Forgetting and remembering

Alexander pupils often tell me they keep on forgetting to remember. They are referring to their ability to remember to use the Alexander Technique to enhance their poise and co-ordination. In order to deal with the actual cause of lower back pain, neck tension, sciatica or improve our breathing or poise, we need to be more control over our body which tends to ‘run’ on automatic. Everything we do tends to be automatic such as walking, bending, sitting, reaching… or whatever is our activity. Our muscles have ‘got into the way’ of doing things in a certain manner (reflexes and muscle memory). If we have postural habits associated with the way we hold ourselves or move as most of us do, then these will characterise our posture and every movement we make. Indeed the way we ‘use’ ourselves has a constant influence on our health and well being.

If we’re going to over-come our habits which undermine us, we need to take more conscious control and that’s where the Alexander Technique comes in, as the only method that deals entirely with eliminating harmful use of ourselves by conscious control. It is a proven method that we can rely on and with a short course of lessons we can become relatively self sufficient at maintaining better poise. However……

Taking control over our habits involves us thinking about ‘how’ we are doing things. This involves us being more aware of our poise and movements and thinking ‘in activity’ as the American philosopher John Dewey called it.  We learn to think along very specific lines to ‘inhibit’ unnecessary strain or effort then ‘direct’ to encourage the best use of ourselves,…. in a free and expansive manner. It involves us remembering to think as we do things. It’s only when we think about how we’re doing things can we have any control. Otherwise our habits have a free reign and become more and more pronounced with repetition, so in future years our tendencies and stiffnesses will be even more exagerated and harmful than they are now.

But pupils (not patients) often say that they keep on forgetting to remember to think before they move. Sometimes I’ve asked them how often is it that they forget, and they reply that it’s several times a day. But hang on just a minute! The moment when we realise that we’ve forgotten is precisely when we have actually remembered! If you realise you keep on forgetting, that is the moment you are remembering! None of us remember ALL the time because there are a million things to do each day and our posture and ‘use’ cannot be a focus of our attention all the time. (Although it gradually becomes rather second nature to have a gentle awareness most of the time no matter what we are doing.) When we realise we’ve forgotten it’s then that we have the opportunity to do something about it. Realising that we’ve forgotten is when we have remembered and we should use the chance to make a change for the better.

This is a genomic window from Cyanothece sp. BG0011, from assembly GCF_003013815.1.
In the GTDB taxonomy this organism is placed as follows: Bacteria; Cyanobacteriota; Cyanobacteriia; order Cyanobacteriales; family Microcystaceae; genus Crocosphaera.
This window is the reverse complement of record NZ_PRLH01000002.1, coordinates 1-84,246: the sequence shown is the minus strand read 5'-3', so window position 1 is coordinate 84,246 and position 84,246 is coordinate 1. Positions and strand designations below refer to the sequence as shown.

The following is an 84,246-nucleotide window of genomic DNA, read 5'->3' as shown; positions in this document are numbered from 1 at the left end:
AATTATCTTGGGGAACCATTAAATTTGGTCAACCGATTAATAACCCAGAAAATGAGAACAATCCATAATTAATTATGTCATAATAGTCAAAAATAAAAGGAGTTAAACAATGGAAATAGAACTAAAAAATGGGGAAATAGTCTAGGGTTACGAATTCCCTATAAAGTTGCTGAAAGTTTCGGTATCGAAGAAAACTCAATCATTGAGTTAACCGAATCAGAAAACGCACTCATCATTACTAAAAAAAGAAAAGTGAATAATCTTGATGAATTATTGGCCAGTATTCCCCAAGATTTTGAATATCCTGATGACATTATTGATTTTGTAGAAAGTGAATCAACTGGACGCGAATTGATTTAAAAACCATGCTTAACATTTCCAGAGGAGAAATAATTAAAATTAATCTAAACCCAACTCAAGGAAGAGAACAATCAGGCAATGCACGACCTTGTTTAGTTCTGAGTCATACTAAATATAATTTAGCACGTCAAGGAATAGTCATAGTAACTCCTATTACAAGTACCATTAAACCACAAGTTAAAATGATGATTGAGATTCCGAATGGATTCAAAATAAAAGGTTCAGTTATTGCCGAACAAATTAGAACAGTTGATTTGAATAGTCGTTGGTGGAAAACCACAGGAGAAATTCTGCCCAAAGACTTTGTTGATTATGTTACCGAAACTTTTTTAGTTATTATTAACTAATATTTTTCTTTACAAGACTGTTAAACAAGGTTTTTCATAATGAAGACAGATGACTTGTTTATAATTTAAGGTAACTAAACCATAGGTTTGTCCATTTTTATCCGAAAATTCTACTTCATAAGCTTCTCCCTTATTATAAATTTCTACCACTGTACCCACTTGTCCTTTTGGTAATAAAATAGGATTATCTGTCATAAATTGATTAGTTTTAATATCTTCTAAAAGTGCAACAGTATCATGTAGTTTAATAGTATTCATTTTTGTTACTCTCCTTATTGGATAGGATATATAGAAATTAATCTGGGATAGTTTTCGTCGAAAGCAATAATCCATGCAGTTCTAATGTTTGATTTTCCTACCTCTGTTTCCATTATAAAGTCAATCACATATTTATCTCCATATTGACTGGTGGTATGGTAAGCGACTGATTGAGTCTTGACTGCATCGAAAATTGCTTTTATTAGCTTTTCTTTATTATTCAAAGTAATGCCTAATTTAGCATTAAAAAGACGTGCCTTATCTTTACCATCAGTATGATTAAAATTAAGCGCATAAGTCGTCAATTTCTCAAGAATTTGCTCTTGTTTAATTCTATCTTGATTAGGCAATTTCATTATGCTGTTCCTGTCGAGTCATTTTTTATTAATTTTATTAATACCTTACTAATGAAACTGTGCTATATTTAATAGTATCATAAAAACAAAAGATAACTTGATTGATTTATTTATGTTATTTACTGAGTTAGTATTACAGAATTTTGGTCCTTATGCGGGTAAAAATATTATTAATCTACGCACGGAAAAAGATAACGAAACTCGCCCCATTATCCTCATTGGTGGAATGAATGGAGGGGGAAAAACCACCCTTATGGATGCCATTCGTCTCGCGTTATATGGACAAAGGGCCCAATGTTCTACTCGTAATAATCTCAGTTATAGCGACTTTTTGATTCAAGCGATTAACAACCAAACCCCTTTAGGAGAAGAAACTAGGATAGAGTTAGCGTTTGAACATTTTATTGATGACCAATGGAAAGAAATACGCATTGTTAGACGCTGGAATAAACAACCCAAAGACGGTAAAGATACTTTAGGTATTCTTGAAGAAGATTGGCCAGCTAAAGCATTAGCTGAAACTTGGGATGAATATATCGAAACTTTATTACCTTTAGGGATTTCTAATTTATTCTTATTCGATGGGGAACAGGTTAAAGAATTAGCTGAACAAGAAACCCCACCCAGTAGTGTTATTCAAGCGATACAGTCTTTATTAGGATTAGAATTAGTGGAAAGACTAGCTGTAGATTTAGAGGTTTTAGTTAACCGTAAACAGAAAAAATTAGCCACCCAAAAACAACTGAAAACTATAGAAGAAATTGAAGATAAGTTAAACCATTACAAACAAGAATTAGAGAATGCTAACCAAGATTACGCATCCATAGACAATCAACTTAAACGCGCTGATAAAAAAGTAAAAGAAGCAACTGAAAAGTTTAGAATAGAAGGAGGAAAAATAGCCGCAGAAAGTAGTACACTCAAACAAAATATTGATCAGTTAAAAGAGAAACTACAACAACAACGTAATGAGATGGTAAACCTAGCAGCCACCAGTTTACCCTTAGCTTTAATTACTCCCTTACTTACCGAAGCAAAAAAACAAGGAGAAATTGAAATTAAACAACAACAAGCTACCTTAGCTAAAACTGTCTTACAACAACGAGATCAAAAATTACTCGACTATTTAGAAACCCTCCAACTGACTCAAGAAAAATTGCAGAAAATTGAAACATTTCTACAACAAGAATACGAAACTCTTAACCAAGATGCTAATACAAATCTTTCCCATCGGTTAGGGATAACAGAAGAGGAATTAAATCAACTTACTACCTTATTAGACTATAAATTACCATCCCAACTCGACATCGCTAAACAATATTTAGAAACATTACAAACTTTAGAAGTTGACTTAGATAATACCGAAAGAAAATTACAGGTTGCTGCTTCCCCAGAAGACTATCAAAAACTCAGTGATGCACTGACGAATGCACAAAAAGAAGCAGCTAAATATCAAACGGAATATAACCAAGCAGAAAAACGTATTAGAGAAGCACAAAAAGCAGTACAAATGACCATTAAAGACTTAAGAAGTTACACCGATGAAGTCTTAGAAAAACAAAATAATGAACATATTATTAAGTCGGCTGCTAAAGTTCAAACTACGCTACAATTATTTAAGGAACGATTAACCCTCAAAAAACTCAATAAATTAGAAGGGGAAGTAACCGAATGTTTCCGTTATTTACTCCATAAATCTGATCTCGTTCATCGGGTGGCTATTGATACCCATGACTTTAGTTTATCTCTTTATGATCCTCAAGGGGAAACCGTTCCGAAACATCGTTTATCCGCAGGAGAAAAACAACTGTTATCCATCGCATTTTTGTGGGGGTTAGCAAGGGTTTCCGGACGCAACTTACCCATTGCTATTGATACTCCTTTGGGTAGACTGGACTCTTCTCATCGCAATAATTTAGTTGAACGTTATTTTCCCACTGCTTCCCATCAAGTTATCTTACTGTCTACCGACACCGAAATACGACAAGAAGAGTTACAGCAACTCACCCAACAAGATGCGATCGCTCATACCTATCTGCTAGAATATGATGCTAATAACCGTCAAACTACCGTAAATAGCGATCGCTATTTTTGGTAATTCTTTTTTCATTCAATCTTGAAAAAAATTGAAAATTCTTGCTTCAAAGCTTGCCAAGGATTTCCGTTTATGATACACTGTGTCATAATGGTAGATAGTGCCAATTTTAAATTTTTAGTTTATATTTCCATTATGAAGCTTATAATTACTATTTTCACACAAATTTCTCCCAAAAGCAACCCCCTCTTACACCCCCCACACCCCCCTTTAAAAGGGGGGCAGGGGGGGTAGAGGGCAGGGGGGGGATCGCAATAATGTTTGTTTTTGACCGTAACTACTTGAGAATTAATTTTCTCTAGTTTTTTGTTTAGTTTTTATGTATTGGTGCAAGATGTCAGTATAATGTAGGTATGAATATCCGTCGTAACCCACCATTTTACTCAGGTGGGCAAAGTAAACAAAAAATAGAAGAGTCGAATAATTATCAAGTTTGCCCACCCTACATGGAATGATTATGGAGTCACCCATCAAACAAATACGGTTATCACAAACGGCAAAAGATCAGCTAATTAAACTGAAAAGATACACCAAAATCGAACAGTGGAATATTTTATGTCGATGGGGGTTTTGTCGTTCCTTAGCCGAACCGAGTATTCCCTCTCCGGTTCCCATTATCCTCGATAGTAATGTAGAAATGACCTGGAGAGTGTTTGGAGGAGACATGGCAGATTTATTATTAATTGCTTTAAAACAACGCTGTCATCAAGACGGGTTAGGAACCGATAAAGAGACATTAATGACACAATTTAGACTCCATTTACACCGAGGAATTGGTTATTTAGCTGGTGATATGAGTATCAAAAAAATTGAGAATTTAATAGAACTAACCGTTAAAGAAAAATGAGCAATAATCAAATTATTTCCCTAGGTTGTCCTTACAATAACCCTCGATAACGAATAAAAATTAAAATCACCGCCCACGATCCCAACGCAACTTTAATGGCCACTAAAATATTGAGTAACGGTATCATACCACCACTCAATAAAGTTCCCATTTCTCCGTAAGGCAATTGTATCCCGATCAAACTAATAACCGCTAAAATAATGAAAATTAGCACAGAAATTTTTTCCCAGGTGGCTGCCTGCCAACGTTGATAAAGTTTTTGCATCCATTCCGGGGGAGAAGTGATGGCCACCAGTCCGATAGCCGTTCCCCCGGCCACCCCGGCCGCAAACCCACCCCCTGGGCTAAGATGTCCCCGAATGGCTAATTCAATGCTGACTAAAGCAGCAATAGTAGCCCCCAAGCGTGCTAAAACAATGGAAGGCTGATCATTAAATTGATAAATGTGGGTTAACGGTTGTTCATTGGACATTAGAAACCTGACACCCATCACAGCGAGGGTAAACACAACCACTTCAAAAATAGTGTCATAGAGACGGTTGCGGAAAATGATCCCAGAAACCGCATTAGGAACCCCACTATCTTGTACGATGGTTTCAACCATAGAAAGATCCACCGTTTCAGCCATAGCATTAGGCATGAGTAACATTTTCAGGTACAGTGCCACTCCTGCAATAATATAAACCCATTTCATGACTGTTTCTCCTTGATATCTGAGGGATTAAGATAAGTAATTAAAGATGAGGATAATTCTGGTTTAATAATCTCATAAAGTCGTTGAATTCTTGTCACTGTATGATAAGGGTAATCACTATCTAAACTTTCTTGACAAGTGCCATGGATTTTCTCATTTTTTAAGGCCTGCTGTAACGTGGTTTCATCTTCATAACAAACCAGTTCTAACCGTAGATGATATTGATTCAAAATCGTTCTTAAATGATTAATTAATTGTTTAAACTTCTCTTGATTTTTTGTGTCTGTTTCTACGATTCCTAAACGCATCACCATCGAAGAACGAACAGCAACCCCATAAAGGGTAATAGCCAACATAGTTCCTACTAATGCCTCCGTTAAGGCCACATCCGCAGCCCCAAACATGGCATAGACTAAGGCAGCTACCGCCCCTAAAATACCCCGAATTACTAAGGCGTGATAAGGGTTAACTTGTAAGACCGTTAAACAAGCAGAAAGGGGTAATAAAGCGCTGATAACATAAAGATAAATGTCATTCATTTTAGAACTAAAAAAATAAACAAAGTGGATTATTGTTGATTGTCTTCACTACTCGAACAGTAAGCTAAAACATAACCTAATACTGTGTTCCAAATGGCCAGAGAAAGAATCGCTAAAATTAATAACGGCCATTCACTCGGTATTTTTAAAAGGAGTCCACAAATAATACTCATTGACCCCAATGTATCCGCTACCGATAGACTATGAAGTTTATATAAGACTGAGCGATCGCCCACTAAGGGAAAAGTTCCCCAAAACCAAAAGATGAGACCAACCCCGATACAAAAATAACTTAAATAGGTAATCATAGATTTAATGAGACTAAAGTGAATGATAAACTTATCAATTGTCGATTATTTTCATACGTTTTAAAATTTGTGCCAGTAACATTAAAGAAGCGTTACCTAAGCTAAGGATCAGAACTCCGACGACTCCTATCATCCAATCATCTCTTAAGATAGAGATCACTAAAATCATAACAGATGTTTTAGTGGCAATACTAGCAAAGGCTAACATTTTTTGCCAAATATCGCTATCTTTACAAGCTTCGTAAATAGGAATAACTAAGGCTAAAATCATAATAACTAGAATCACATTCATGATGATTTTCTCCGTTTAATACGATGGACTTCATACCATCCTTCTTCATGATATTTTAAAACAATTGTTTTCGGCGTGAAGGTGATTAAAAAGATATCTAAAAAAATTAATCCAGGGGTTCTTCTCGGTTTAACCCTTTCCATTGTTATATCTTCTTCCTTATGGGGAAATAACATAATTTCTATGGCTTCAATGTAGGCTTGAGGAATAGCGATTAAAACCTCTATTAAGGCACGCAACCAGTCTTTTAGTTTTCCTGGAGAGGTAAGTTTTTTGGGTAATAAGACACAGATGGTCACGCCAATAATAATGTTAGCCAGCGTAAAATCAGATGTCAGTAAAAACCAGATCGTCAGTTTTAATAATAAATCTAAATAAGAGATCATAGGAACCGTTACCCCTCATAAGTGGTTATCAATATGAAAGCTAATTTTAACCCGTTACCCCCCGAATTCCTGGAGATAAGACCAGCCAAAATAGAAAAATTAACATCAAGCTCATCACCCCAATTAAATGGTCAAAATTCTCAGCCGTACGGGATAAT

There is no point in beating ourselves up about being negligent. However every time we realise we’ve forgotten about our poise and to use the Alexander Technique is the moment we can practically take charge of our situation and think. But it’s very important that we do not just ‘pull ourselves up straight’ and try to do ‘good posture’. That haphazard approach will only bring into action the old muscular co-ordination that is the very source of our problem. We need to change our muscular co-ordination and that means inhibiting our reaction to ‘fix it’ and give thoughtful directions to bring about the new co-ordination. So when we answer the phone, we can pause to free our neck first and maintain that quality as we move. Every time we think to make a small change for ourselves, we are reinforcing the new way. Bear in mind that the poise we want is a natural poise and we have an instinct for it from birth. It’s in us and we don’t need to be clever to regain it. Healthy poise is our birthright. And as our body is generally self healing, it will ‘love’ the chance to return to good healthy poise we enjoyed as young children….given the opportunity. No matter how ingrained our habits are, they are not as fundamentally a part of us or intrinsic to our ‘being’ as our instinct for good poise that we’ve inherited through the evolution of our species.

So if you keep on forgetting and realise this, don’t beat yourself up over it. Be grateful to yourself and congratulate yourself on remembering! Then you can do something about it. But be specific…..Stop. Think to release and direct to lengthen and widen as you move. This way we retrain our co-ordination and such problems as back pain, neck tension and inefficient breathing just slip away and become a thing of the past.

Keep up the good work.